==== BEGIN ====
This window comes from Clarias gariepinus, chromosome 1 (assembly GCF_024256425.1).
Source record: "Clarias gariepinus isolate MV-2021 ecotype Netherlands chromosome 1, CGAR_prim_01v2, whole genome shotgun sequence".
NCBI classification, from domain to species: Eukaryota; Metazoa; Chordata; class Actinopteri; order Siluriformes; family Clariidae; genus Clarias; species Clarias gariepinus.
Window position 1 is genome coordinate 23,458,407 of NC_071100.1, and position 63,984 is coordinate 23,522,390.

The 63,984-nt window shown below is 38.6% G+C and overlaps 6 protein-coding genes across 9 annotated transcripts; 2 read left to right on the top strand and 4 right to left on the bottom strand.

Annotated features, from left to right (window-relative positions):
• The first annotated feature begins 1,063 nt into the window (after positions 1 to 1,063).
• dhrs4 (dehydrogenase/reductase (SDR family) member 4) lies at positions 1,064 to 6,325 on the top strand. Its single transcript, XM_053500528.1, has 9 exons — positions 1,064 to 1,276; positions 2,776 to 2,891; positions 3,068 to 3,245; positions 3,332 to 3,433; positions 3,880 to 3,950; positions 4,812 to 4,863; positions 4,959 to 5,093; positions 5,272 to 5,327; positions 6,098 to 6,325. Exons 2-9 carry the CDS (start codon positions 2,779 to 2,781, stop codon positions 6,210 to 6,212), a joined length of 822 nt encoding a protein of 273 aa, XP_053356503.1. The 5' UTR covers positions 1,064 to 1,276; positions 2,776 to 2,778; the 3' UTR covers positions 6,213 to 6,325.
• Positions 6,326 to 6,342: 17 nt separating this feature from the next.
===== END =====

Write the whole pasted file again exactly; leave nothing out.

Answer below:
This window comes from Clarias gariepinus, chromosome 1 (assembly GCF_024256425.1).
Source record: "Clarias gariepinus isolate MV-2021 ecotype Netherlands chromosome 1, CGAR_prim_01v2, whole genome shotgun sequence".
NCBI classification, from domain to species: Eukaryota; Metazoa; Chordata; class Actinopteri; order Siluriformes; family Clariidae; genus Clarias; species Clarias gariepinus.
Window position 1 is genome coordinate 23,458,407 of NC_071100.1, and position 63,984 is coordinate 23,522,390.

The 63,984-nt window shown below is 38.6% G+C and overlaps 6 protein-coding genes across 9 annotated transcripts; 2 read left to right on the top strand and 4 right to left on the bottom strand.

Annotated features, from left to right (window-relative positions):
• The first annotated feature begins 1,063 nt into the window (after positions 1 to 1,063).
• dhrs4 (dehydrogenase/reductase (SDR family) member 4) lies at positions 1,064 to 6,325 on the top strand. Its single transcript, XM_053500528.1, has 9 exons — positions 1,064 to 1,276; positions 2,776 to 2,891; positions 3,068 to 3,245; positions 3,332 to 3,433; positions 3,880 to 3,950; positions 4,812 to 4,863; positions 4,959 to 5,093; positions 5,272 to 5,327; positions 6,098 to 6,325. Exons 2-9 carry the CDS (start codon positions 2,779 to 2,781, stop codon positions 6,210 to 6,212), a joined length of 822 nt encoding a protein of 273 aa, XP_053356503.1. The 5' UTR covers positions 1,064 to 1,276; positions 2,776 to 2,778; the 3' UTR covers positions 6,213 to 6,325.
• Positions 6,326 to 6,342: 17 nt separating this feature from the next.